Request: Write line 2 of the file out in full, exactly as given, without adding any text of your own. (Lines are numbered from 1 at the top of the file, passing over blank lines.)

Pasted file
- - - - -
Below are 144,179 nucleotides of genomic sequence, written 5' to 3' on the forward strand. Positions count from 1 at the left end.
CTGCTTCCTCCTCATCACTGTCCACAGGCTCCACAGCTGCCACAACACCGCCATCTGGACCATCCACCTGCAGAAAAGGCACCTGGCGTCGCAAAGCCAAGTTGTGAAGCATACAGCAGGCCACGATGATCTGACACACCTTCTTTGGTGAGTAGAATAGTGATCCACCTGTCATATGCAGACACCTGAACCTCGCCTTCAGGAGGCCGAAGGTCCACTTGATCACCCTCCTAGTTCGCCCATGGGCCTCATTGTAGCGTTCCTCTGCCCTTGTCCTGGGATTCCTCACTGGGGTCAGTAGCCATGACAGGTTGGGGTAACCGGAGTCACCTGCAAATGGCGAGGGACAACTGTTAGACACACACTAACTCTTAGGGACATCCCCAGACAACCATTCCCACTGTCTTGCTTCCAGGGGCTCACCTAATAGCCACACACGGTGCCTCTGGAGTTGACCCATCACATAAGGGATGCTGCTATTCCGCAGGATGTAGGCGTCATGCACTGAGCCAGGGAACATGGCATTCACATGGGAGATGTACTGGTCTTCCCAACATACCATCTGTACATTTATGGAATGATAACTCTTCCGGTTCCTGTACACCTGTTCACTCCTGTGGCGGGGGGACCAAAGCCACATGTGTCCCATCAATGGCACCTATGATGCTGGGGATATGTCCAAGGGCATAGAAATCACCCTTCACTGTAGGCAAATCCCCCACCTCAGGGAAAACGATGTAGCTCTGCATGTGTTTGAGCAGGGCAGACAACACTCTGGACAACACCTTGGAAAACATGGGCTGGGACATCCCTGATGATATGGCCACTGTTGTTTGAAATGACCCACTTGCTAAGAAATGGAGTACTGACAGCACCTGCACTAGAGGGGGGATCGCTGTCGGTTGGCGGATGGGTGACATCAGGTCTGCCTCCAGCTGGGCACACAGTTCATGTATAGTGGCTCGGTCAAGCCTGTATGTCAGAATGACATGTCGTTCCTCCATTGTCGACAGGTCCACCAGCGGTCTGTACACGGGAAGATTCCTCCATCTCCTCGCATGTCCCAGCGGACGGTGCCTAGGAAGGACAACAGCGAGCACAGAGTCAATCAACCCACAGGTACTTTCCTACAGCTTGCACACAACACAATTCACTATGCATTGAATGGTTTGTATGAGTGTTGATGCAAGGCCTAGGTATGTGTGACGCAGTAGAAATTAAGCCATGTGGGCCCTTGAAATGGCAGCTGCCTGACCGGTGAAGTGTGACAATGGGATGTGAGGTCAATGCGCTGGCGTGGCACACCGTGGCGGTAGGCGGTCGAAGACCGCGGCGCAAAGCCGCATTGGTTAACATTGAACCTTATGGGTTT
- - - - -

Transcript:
CTGCTTCCTCCTCATCACTGTCCACAGGCTCCACAGCTGCCACAACACCGCCATCTGGACCATCCACCTGCAGAAAAGGCACCTGGCGTCGCAAAGCCAAGTTGTGAAGCATACAGCAGGCCACGATGATCTGACACACCTTCTTTGGTGAGTAGAATAGTGATCCACCTGTCATATGCAGACACCTGAACCTCGCCTTCAGGAGGCCGAAGGTCCACTTGATCACCCTCCTAGTTCGCCCATGGGCCTCATTGTAGCGTTCCTCTGCCCTTGTCCTGGGATTCCTCACTGGGGTCAGTAGCCATGACAGGTTGGGGTAACCGGAGTCACCTGCAAATGGCGAGGGACAACTGTTAGACACACACTAACTCTTAGGGACATCCCCAGACAACCATTCCCACTGTCTTGCTTCCAGGGGCTCACCTAATAGCCACACACGGTGCCTCTGGAGTTGACCCATCACATAAGGGATGCTGCTATTCCGCAGGATGTAGGCGTCATGCACTGAGCCAGGGAACATGGCATTCACATGGGAGATGTACTGGTCTTCCCAACATACCATCTGTACATTTATGGAATGATAACTCTTCCGGTTCCTGTACACCTGTTCACTCCTGTGGCGGGGGGACCAAAGCCACATGTGTCCCATCAATGGCACCTATGATGCTGGGGATATGTCCAAGGGCATAGAAATCACCCTTCACTGTAGGCAAATCCCCCACCTCAGGGAAAACGATGTAGCTCTGCATGTGTTTGAGCAGGGCAGACAACACTCTGGACAACACCTTGGAAAACATGGGCTGGGACATCCCTGATGATATGGCCACTGTTGTTTGAAATGACCCACTTGCTAAGAAATGGAGTACTGACAGCACCTGCACTAGAGGGGGGATCGCTGTCGGTTGGCGGATGGGTGACATCAGGTCTGCCTCCAGCTGGGCACACAGTTCATGTATAGTGGCTCGGTCAAGCCTGTATGTCAGAATGACATGTCGTTCCTCCATTGTCGACAGGTCCACCAGCGGTCTGTACACGGGAAGATTCCTCCATCTCCTCGCATGTCCCAGCGGACGGTGCCTAGGAAGGACAACAGCGAGCACAGAGTCAATCAACCCACAGGTACTTTCCTACAGCTTGCACACAACACAATTCACTATGCATTGAATGGTTTGTATGAGTGTTGATGCAAGGCCTAGGTATGTGTGACGCAGTAGAAATTAAGCCATGTGGGCCCTTGAAATGGCAGCTGCCTGACCGGTGAAGTGTGACAATGGGATGTGAGGTCAATGCGCTGGCGTGGCACACCGTGGCGGTAGGCGGTCGAAGACCGCGGCGCAAAGCCGCATTGGTTAACATTGAACCTTATGGGTTT